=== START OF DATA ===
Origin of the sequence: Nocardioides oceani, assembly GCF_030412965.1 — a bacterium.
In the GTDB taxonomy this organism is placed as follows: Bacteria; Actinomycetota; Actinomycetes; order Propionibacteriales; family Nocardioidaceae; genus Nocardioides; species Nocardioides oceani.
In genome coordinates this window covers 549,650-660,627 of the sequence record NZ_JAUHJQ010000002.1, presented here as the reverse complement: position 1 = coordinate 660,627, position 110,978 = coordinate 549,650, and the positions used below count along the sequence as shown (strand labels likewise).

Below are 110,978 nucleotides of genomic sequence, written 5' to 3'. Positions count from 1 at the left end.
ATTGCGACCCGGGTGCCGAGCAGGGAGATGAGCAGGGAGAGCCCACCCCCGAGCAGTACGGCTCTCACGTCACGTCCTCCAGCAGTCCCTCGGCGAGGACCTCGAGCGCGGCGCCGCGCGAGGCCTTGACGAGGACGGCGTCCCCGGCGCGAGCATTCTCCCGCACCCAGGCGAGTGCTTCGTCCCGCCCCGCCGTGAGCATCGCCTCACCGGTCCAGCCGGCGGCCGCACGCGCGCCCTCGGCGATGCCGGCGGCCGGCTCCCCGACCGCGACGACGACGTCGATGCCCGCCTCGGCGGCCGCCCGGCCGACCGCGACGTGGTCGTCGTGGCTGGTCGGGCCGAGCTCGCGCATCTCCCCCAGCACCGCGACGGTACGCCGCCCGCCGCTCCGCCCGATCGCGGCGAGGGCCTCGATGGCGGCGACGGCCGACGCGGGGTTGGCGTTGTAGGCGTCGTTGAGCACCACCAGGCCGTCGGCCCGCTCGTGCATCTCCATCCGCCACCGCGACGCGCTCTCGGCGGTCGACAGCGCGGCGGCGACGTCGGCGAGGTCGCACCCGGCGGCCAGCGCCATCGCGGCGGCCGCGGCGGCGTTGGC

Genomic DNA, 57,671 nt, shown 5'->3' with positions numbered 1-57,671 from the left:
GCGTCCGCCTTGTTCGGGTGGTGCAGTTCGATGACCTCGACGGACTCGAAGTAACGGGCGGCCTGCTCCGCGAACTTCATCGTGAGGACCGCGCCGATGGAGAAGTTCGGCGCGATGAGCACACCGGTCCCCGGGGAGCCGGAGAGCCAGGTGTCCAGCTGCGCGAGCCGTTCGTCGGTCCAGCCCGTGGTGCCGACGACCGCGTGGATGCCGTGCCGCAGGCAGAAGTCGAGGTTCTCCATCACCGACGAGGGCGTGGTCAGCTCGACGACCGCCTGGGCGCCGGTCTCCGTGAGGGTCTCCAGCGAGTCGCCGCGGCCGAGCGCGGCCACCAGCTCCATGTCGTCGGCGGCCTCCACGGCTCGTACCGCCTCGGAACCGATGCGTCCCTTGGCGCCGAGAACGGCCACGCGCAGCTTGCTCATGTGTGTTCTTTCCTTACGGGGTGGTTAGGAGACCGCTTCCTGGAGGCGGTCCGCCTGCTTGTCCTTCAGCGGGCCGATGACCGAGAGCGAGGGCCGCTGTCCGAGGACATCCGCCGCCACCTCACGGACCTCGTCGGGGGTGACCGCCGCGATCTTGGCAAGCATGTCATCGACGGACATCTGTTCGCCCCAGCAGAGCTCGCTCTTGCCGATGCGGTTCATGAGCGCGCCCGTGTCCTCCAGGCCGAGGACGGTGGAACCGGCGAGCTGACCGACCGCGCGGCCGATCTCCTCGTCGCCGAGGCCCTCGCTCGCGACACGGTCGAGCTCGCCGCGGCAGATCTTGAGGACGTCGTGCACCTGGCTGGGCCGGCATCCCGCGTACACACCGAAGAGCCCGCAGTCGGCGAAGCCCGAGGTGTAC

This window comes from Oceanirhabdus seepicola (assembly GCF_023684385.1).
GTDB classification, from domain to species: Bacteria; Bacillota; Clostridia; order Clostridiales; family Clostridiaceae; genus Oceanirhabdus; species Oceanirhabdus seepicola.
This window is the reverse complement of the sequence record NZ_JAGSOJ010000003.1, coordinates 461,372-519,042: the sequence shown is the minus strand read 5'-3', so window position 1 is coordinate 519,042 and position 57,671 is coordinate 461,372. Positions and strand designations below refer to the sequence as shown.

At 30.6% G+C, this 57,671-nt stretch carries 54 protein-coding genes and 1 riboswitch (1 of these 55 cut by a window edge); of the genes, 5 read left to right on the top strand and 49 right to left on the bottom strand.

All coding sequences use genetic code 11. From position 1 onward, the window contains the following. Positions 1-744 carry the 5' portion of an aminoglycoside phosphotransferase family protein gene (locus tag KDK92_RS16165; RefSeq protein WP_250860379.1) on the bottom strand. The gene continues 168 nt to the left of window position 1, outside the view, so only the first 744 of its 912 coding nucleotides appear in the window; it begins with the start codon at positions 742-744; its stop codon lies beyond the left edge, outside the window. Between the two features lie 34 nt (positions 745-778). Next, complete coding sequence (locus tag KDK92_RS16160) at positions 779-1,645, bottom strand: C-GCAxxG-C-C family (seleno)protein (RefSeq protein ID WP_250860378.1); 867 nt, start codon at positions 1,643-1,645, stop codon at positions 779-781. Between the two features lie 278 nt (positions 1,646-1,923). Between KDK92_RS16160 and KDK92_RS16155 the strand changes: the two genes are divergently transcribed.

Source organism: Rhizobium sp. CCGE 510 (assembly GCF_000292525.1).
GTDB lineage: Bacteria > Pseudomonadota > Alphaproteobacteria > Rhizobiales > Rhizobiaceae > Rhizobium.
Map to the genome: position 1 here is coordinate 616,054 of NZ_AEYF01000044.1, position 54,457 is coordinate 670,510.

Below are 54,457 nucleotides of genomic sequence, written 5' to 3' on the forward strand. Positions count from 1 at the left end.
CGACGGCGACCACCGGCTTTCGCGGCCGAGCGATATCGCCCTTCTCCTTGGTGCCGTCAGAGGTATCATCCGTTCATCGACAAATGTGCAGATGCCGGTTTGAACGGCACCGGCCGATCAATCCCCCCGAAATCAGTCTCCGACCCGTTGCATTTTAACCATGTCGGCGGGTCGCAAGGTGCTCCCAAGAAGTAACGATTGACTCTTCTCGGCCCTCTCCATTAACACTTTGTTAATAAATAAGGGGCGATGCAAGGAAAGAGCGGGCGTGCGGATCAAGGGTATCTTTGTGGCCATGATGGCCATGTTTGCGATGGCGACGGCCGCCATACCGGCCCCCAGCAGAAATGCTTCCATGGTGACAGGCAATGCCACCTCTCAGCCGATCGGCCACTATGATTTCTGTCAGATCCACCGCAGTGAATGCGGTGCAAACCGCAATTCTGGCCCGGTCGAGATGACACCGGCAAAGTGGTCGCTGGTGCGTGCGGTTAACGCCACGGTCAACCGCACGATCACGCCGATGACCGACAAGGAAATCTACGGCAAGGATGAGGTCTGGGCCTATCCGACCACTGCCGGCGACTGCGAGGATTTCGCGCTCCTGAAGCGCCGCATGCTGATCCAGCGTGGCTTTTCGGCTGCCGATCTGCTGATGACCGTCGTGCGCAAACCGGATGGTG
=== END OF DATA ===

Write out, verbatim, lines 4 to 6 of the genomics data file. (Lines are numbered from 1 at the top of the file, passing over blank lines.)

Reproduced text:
Below are 110,978 nucleotides of genomic sequence, written 5' to 3'. Positions count from 1 at the left end.
ATTGCGACCCGGGTGCCGAGCAGGGAGATGAGCAGGGAGAGCCCACCCCCGAGCAGTACGGCTCTCACGTCACGTCCTCCAGCAGTCCCTCGGCGAGGACCTCGAGCGCGGCGCCGCGCGAGGCCTTGACGAGGACGGCGTCCCCGGCGCGAGCATTCTCCCGCACCCAGGCGAGTGCTTCGTCCCGCCCCGCCGTGAGCATCGCCTCACCGGTCCAGCCGGCGGCCGCACGCGCGCCCTCGGCGATGCCGGCGGCCGGCTCCCCGACCGCGACGACGACGTCGATGCCCGCCTCGGCGGCCGCCCGGCCGACCGCGACGTGGTCGTCGTGGCTGGTCGGGCCGAGCTCGCGCATCTCCCCCAGCACCGCGACGGTACGCCGCCCGCCGCTCCGCCCGATCGCGGCGAGGGCCTCGATGGCGGCGACGGCCGACGCGGGGTTGGCGTTGTAGGCGTCGTTGAGCACCACCAGGCCGTCGGCCCGCTCGTGCATCTCCATCCGCCACCGCGACGCGCTCTCGGCGGTCGACAGCGCGGCGGCGACGTCGGCGAGGTCGCACCCGGCGGCCAGCGCCATCGCGGCGGCCGCGGCGGCGTTGGC

Genomic DNA, 57,671 nt, shown 5'->3' with positions numbered 1-57,671 from the left: